One of the biggest challenges in writing about music is avoiding tired tropes of analogy and metaphor — “This group sounds like the Beatles” or “This artist is similar to Miles Davis.” How, then, does one articulate the stylings of Blues Control, a duo who merges a confounding number of genres into a product with no singularly inimitable sound?
“Sometimes it’s hard for even us to describe some of the music we play,” said Russ Waterhouse, one half of the Lehigh Valley-by-way-of-Brooklyn band. “We’re deliberate in our composing and playing, but yeah, some of the elements are kind of tricky to explain.”
Blues Control is avant garde, to say the least. They’re at an intersection where formal and experimental classical music, rock, jazz, new age and organized noise converge. Multi-instrumentalists Waterhouse and Lea Cho previously made ambient soundscapes together under the moniker Watersports before conceiving Blues Control with more rock-oriented accentuations in mind.
The duo now tours in support of its third album, “Valley Tangents,” released last year on the indie label Drag City. Whereas previous Blues Control records, such as 2009’s “Local Flavor,” are meant to be played straight through, with a subtle sense of expansion easing the listener through the album track by track, the songs on “Valley Tangents” stand as their own entities. Tones and timbres vary across the record, from Cho’s austere piano sonata “Open Air” to the warped stadium kraut-techno of “Iron Pigs,” named for Lehigh Valley’s minor league baseball team.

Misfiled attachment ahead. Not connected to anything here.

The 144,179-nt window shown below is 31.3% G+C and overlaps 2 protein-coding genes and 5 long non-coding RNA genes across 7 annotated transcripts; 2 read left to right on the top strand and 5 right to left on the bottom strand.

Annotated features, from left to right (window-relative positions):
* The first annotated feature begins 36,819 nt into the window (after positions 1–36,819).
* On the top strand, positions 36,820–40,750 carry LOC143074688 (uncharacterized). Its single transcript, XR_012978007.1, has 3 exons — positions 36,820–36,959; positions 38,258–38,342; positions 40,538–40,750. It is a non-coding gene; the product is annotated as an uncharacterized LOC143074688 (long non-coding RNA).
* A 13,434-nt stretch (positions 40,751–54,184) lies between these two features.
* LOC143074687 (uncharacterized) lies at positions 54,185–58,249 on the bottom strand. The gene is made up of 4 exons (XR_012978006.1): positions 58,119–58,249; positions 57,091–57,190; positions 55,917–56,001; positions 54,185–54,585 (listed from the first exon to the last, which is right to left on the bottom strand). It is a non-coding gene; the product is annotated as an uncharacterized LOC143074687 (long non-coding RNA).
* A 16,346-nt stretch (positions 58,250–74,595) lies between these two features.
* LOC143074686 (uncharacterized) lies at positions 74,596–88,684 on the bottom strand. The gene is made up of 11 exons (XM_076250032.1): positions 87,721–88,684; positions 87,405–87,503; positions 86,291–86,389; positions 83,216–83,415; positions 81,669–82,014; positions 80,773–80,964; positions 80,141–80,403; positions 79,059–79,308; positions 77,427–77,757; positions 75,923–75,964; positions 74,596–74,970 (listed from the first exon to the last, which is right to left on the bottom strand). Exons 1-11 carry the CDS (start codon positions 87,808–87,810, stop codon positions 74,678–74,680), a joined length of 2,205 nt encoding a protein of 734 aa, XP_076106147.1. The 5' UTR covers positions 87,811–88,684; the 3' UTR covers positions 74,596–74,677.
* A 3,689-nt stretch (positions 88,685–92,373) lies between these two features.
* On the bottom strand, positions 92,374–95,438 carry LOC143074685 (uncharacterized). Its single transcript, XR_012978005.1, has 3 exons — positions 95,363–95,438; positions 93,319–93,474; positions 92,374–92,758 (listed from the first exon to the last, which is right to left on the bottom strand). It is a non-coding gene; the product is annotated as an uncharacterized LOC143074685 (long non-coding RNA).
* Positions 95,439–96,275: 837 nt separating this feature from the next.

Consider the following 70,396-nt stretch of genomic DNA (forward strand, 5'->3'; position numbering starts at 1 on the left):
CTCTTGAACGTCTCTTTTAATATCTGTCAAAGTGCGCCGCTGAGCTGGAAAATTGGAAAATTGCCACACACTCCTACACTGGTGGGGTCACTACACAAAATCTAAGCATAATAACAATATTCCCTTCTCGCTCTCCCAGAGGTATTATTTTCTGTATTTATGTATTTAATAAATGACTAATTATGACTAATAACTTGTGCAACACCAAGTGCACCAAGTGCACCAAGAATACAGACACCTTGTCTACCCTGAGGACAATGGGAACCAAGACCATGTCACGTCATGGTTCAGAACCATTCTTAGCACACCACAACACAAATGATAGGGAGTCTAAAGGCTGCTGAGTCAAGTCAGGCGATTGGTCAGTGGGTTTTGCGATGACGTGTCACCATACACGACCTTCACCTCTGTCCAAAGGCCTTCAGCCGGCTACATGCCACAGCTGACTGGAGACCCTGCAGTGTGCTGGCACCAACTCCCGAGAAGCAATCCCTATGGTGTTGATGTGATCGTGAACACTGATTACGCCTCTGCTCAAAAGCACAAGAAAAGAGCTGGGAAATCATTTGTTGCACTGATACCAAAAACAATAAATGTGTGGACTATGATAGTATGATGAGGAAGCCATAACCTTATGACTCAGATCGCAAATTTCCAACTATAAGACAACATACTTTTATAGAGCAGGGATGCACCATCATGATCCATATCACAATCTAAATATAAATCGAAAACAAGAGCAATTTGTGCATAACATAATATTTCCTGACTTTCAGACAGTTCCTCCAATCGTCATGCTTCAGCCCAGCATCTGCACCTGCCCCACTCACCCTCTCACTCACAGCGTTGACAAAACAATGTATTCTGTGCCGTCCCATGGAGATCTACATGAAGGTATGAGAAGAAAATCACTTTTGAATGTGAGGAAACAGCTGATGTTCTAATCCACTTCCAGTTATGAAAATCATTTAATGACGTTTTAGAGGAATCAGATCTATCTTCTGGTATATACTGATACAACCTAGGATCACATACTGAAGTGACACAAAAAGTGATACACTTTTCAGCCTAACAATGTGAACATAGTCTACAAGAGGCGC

Blues Control’s strongest moments arrive when the parallelism and contrast of Cho’s keyboard work and Waterhouse’s guitar is well-defined. “Love’s a Rondo” is a distorted jazz samba that glides along with Cho’s brisk figures; Waterhouse conjurs up hazy murk below her and occasionally the two are in unison on pleasing melodic lines. The closing track “Gypsum” sees sustained, reverberated synthesizer lines giving way to a funky R&B coda, with Cho and Waterhouse trading solos.
“(The piano and guitar interplay) was something we wanted to emphasize more for this new record,” Cho said. “The lines we’re playing may splinter off and seem dissonant to each other at times, but there’s still a melodic relationship throughout.”
Such a left-of-the-center act no doubt attracts a left-of-the-center audience — jazz heads, hipsters, audiophiles and eccentrics — and the duo strives to make a live Blues Control experience an inclusive, fun one.
“Our concerts aren’t meant to be a serious, pious experience,” Cho said.
“Some people listen attentively,” Waterhouse added. “Some people dance to the danceable parts. Do what the music makes you feel.”